Thousands marched in Troy Sunday to protest police brutality. Despite some tension, the day remained peaceful. WAMC’s Jesse King was there.
Organizers estimate the Rally for Black Lives drew up to 11,000 people to Troy’s Riverfront Park, with the overflow spilling into nearby streets, peering from the windows of city apartments, and finding space atop Uncle Sam’s Parking Garage. Participants listened to activists from Justice for Dahmeek, Citizen Action, and the family of Edson Thevenin, who was fatally shot by a Troy police officer during a late-night traffic stop in 2016 in a case the led to a critical report by the state attorney general.
While the rally was the latest in the wave of protests that has swept the world since the death of George Floyd in Minneapolis police custody, demonstrators’ reasons for marching were often conflicting, local, and personal.
“I am protesting because of all the horrible things happening in our country, and we have to show that everybody of every race and every color and every background supports this movement," says Claudia Kavenagh, quietly brandishing her "Repeal 50-A" sign from the sidewalk.
“We want peace in the world. We want everybody to come as one united, so that the system, the government, everybody understands," adds Kebrina Cabrera. "That’s all we want is peace and unity.”
Further down the street, two girls in bandanas jump to the microphone with a more pointed message: "No justice, no peace. F**k these racist-ass police."
Although it’s a relatively small city, Troy has a complicated recent history of police shootings and alleged brutality against black residents. A report on the Thevenin case by the state attorney general criticized police department practices. The city also settled three civil lawsuits related to excessive force in 2015, including that of John M. Larkins, who says he was beat, tazed, and pepper-sprayed by Troy police officers at a hospital in 2011. A statement by Troy Police prior to Sunday’s event maintained the department was ready to aid and protect demonstrators, adding: “We will listen to what is said, and work together to create positive change.”
Larkins, now an activist for Mass Action Against Police Brutality, was skeptical.
“I mean, if you really feel like you wanna be part of this movement, you’re a really good cop – you gotta prove it at this point. Release some documents to us, start leaking s**t," says Larkins. "And then you can prove to my flock that you really deserve to be out here with us. Until then, we don’t mess with you. You an op, you a cop, leave us alone.”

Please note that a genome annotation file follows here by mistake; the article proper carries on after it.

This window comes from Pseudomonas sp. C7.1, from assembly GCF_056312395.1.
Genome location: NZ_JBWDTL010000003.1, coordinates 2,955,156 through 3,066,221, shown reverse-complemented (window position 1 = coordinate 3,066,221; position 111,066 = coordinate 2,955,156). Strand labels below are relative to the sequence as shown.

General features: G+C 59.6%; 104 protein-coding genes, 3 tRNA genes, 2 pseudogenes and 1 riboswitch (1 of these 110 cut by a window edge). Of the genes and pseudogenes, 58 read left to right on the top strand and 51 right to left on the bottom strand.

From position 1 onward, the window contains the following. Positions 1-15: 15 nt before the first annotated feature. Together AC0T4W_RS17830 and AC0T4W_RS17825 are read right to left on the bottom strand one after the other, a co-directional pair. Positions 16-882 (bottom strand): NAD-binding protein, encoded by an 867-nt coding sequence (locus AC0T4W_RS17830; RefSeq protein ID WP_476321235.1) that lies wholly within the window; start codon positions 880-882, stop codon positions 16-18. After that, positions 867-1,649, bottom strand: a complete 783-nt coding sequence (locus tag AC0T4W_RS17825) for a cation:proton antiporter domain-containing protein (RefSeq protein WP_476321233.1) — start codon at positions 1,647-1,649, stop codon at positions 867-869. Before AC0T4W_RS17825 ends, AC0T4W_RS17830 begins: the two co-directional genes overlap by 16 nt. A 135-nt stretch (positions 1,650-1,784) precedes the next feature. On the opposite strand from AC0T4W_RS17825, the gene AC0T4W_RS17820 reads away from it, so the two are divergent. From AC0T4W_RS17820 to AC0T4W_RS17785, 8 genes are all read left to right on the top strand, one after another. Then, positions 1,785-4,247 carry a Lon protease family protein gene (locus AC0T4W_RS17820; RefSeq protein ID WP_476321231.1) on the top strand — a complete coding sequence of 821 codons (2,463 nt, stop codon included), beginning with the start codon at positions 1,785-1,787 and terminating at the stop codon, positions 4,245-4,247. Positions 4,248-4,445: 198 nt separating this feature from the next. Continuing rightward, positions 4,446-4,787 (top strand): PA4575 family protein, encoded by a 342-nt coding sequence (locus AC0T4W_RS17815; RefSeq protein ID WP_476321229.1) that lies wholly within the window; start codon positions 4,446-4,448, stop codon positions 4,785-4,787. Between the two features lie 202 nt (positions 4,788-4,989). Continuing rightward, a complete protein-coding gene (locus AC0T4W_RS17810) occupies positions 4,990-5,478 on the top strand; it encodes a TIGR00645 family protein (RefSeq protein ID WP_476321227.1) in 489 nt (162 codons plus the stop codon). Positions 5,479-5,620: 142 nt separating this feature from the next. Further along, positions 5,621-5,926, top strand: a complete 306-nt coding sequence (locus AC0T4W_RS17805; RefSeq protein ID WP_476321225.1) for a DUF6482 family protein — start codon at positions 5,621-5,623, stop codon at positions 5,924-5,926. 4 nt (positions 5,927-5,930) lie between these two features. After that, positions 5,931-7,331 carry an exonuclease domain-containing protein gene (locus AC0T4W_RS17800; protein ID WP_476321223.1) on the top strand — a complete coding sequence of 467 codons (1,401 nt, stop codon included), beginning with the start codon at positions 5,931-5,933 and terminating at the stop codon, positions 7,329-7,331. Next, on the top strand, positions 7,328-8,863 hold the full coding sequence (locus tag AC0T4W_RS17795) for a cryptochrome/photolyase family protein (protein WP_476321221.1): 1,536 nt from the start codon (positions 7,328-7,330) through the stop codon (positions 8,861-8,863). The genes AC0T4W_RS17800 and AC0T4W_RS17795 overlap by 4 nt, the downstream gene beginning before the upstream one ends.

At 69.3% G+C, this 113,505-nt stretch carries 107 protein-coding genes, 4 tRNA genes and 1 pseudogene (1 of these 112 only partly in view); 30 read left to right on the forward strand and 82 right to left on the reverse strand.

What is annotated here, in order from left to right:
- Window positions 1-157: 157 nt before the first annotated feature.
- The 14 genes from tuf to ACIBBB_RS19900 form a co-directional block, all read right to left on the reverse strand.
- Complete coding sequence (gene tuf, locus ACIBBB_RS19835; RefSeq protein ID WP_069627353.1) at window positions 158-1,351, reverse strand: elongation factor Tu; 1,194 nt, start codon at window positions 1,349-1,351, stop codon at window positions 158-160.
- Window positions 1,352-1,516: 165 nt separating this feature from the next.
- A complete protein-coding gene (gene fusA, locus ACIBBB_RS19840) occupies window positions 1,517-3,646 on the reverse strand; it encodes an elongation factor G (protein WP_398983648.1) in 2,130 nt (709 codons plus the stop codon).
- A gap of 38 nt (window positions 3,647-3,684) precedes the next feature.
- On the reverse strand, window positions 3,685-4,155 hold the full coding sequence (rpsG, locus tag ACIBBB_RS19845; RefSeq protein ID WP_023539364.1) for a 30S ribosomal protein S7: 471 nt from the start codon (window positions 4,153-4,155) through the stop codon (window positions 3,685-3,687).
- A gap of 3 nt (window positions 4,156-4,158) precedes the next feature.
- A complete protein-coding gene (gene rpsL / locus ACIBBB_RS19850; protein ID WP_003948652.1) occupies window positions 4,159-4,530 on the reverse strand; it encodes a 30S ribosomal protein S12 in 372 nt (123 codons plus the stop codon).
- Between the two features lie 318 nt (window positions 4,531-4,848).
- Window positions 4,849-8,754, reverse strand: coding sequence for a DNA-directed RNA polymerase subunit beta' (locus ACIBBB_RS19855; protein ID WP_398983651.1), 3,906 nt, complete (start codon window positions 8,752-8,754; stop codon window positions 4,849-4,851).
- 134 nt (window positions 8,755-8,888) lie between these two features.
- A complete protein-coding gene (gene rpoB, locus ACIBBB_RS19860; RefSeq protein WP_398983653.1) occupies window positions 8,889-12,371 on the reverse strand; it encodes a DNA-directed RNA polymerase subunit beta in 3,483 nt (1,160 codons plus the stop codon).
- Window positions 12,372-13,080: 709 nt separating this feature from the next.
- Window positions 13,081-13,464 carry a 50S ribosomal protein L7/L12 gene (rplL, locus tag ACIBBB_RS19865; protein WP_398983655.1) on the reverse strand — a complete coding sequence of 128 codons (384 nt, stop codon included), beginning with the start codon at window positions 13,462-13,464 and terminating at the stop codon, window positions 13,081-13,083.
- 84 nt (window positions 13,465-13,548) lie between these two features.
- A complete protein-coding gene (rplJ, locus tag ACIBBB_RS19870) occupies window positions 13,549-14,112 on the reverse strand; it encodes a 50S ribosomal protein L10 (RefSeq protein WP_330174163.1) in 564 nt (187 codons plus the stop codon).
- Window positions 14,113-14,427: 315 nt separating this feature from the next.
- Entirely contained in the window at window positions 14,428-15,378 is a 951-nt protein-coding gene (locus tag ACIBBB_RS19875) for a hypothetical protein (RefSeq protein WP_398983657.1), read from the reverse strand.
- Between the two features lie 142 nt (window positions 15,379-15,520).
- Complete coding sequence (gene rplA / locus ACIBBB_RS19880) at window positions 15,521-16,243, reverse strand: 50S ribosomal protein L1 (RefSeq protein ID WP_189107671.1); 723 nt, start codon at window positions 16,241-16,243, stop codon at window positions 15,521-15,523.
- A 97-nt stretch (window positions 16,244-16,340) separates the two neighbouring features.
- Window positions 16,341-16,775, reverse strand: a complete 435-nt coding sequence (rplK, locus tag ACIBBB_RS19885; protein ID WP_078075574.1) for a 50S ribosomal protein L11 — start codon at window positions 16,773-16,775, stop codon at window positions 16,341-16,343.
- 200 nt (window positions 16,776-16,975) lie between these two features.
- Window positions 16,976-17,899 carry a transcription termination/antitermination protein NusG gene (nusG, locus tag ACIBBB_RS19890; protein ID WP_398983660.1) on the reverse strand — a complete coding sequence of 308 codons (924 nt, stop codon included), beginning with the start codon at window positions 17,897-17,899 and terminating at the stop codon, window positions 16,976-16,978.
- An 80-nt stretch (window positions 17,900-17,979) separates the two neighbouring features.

Aside from blocking traffic and offering pizza, the department mostly left protesters alone. As the rally wrapped at Riverfront Park, a small group of protesters gathered at the police station on State Street, remaining late into the night. Mayor Patrick Madden says "several suspicious individuals carrying handguns" were detained and questioned by police Sunday, but he thanked organizers, participants, and public safety personnel for what was otherwise a peaceful rally. Speaking to WAMC after he named eight members to the long-dormat Police Objective Review Board, Madden says the protesters' message was heard.
"There may be some people that aren't going to be satisfied by anything we can say, because they have a level of distrust either with police in general or our department, specifically," he notes. "But we'll continue to have those dialogues."
Overall, any fears that Sunday's protests could turn violent were left unanswered. Businesses that were boarding up their windows earlier in the week took to streets that were sometimes filled with music Sunday, handing out signs, snacks, and water bottles. Protester Javis Prado says he’s proud of the turnout.
“We all know that we don’t wanna be antagonistic, we don’t wanna promote violence," he explains. "But we want to be heard by the police department, [we want them to] know that we’re one body, and we won’t stand for the injustices anymore."